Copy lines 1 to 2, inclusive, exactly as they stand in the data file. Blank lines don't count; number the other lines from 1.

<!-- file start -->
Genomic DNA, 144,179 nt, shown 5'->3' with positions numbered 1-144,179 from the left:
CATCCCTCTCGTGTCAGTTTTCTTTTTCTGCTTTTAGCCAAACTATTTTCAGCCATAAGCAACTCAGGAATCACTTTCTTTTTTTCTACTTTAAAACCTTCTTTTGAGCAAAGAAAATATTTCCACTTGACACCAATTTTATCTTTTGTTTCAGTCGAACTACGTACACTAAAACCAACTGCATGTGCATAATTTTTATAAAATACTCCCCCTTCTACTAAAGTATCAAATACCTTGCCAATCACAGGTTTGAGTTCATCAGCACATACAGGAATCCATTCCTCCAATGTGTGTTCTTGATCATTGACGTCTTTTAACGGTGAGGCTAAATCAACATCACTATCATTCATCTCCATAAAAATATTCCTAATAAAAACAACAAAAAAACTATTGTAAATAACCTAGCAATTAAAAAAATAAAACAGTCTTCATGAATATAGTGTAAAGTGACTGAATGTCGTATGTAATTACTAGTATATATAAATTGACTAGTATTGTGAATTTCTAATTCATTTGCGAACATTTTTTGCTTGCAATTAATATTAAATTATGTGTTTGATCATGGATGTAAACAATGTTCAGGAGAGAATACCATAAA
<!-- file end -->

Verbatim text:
Genomic DNA, 144,179 nt, shown 5'->3' with positions numbered 1-144,179 from the left:
CATCCCTCTCGTGTCAGTTTTCTTTTTCTGCTTTTAGCCAAACTATTTTCAGCCATAAGCAACTCAGGAATCACTTTCTTTTTTTCTACTTTAAAACCTTCTTTTGAGCAAAGAAAATATTTCCACTTGACACCAATTTTATCTTTTGTTTCAGTCGAACTACGTACACTAAAACCAACTGCATGTGCATAATTTTTATAAAATACTCCCCCTTCTACTAAAGTATCAAATACCTTGCCAATCACAGGTTTGAGTTCATCAGCACATACAGGAATCCATTCCTCCAATGTGTGTTCTTGATCATTGACGTCTTTTAACGGTGAGGCTAAATCAACATCACTATCATTCATCTCCATAAAAATATTCCTAATAAAAACAACAAAAAAACTATTGTAAATAACCTAGCAATTAAAAAAATAAAACAGTCTTCATGAATATAGTGTAAAGTGACTGAATGTCGTATGTAATTACTAGTATATATAAATTGACTAGTATTGTGAATTTCTAATTCATTTGCGAACATTTTTTGCTTGCAATTAATATTAAATTATGTGTTTGATCATGGATGTAAACAATGTTCAGGAGAGAATACCATAAA